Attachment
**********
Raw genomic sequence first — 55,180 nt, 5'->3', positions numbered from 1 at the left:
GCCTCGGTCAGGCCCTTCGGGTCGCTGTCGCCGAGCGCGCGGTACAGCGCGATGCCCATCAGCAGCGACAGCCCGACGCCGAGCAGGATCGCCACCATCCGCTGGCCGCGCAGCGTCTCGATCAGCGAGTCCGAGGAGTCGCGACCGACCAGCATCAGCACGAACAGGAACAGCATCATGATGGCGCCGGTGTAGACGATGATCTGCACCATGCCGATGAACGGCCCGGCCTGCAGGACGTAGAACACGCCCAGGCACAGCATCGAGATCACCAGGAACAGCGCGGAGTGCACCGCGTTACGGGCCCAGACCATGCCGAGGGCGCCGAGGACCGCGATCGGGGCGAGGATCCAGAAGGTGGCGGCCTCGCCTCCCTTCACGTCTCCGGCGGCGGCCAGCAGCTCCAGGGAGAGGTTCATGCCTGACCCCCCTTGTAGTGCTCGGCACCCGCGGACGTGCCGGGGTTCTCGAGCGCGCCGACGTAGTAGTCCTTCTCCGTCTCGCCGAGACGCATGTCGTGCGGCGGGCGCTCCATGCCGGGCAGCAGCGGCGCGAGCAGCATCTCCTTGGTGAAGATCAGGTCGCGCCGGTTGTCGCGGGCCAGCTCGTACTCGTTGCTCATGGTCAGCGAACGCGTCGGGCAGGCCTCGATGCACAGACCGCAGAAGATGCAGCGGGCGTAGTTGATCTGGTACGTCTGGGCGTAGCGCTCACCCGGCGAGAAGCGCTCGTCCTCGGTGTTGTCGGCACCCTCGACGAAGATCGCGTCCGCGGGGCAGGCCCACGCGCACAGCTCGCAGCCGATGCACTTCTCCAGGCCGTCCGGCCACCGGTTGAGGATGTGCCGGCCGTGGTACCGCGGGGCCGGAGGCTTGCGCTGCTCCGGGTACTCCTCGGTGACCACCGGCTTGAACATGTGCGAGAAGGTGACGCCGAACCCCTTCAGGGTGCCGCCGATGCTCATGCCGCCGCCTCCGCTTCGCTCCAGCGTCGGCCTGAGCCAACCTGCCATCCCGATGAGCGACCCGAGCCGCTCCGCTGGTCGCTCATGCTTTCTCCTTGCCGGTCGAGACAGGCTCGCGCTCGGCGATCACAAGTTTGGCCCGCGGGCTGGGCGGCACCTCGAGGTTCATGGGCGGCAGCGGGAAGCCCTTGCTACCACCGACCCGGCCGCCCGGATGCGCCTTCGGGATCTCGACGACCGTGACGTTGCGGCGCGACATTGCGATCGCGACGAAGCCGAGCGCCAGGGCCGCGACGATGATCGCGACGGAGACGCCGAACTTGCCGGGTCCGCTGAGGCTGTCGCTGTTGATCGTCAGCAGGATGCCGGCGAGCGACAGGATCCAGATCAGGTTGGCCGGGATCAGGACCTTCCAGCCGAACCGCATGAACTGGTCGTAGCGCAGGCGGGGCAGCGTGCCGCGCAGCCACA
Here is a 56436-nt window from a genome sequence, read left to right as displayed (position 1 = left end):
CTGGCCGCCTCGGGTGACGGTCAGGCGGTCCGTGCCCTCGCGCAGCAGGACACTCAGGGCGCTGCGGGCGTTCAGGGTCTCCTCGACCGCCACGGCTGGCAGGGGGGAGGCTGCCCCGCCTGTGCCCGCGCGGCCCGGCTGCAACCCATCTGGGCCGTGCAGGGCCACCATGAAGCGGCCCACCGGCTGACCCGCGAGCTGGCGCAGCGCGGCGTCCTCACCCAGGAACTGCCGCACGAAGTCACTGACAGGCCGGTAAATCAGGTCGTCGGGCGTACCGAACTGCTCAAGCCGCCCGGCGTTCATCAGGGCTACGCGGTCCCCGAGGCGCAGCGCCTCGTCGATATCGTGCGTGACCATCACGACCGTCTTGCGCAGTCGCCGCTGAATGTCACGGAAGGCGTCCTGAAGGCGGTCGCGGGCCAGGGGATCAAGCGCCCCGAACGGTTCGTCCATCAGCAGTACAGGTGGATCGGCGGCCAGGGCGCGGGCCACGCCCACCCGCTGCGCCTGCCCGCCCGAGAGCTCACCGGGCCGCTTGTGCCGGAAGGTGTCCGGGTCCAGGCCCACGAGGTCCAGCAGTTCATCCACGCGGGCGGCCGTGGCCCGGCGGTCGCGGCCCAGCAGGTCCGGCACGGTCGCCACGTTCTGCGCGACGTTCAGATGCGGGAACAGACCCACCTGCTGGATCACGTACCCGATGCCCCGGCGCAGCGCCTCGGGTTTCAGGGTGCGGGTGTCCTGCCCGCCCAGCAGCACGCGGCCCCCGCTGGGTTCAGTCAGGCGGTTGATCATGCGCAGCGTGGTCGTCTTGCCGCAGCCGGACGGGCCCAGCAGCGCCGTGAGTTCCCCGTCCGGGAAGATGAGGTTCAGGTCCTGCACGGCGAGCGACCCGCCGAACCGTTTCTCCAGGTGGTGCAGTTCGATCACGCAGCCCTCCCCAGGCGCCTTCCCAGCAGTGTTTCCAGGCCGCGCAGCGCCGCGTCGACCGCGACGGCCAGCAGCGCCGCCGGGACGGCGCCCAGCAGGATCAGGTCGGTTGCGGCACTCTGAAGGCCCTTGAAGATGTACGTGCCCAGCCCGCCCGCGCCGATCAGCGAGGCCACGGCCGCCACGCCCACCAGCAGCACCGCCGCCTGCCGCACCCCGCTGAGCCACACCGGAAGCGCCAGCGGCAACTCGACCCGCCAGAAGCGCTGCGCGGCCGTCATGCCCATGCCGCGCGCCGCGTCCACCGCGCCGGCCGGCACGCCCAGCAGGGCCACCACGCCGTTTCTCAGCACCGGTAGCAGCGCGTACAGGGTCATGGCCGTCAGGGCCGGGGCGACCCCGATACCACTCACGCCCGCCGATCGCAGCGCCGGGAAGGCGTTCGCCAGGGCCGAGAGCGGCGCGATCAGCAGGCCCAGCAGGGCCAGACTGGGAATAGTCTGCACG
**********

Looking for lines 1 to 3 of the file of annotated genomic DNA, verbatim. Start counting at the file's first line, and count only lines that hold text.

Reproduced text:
Raw genomic sequence first — 55,180 nt, 5'->3', positions numbered from 1 at the left:
GCCTCGGTCAGGCCCTTCGGGTCGCTGTCGCCGAGCGCGCGGTACAGCGCGATGCCCATCAGCAGCGACAGCCCGACGCCGAGCAGGATCGCCACCATCCGCTGGCCGCGCAGCGTCTCGATCAGCGAGTCCGAGGAGTCGCGACCGACCAGCATCAGCACGAACAGGAACAGCATCATGATGGCGCCGGTGTAGACGATGATCTGCACCATGCCGATGAACGGCCCGGCCTGCAGGACGTAGAACACGCCCAGGCACAGCATCGAGATCACCAGGAACAGCGCGGAGTGCACCGCGTTACGGGCCCAGACCATGCCGAGGGCGCCGAGGACCGCGATCGGGGCGAGGATCCAGAAGGTGGCGGCCTCGCCTCCCTTCACGTCTCCGGCGGCGGCCAGCAGCTCCAGGGAGAGGTTCATGCCTGACCCCCCTTGTAGTGCTCGGCACCCGCGGACGTGCCGGGGTTCTCGAGCGCGCCGACGTAGTAGTCCTTCTCCGTCTCGCCGAGACGCATGTCGTGCGGCGGGCGCTCCATGCCGGGCAGCAGCGGCGCGAGCAGCATCTCCTTGGTGAAGATCAGGTCGCGCCGGTTGTCGCGGGCCAGCTCGTACTCGTTGCTCATGGTCAGCGAACGCGTCGGGCAGGCCTCGATGCACAGACCGCAGAAGATGCAGCGGGCGTAGTTGATCTGGTACGTCTGGGCGTAGCGCTCACCCGGCGAGAAGCGCTCGTCCTCGGTGTTGTCGGCACCCTCGACGAAGATCGCGTCCGCGGGGCAGGCCCACGCGCACAGCTCGCAGCCGATGCACTTCTCCAGGCCGTCCGGCCACCGGTTGAGGATGTGCCGGCCGTGGTACCGCGGGGCCGGAGGCTTGCGCTGCTCCGGGTACTCCTCGGTGACCACCGGCTTGAACATGTGCGAGAAGGTGACGCCGAACCCCTTCAGGGTGCCGCCGATGCTCATGCCGCCGCCTCCGCTTCGCTCCAGCGTCGGCCTGAGCCAACCTGCCATCCCGATGAGCGACCCGAGCCGCTCCGCTGGTCGCTCATGCTTTCTCCTTGCCGGTCGAGACAGGCTCGCGCTCGGCGATCACAAGTTTGGCCCGCGGGCTGGGCGGCACCTCGAGGTTCATGGGCGGCAGCGGGAAGCCCTTGCTACCACCGACCCGGCCGCCCGGATGCGCCTTCGGGATCTCGACGACCGTGACGTTGCGGCGCGACATTGCGATCGCGACGAAGCCGAGCGCCAGGGCCGCGACGATGATCGCGACGGAGACGCCGAACTTGCCGGGTCCGCTGAGGCTGTCGCTGTTGATCGTCAGCAGGATGCCGGCGAGCGACAGGATCCAGATCAGGTTGGCCGGGATCAGGACCTTCCAGCCGAACCGCATGAACTGGTCGTAGCGCAGGCGGGGCAGCGTGCCGCGCAGCCACA
Here is a 56436-nt window from a genome sequence, read left to right as displayed (position 1 = left end):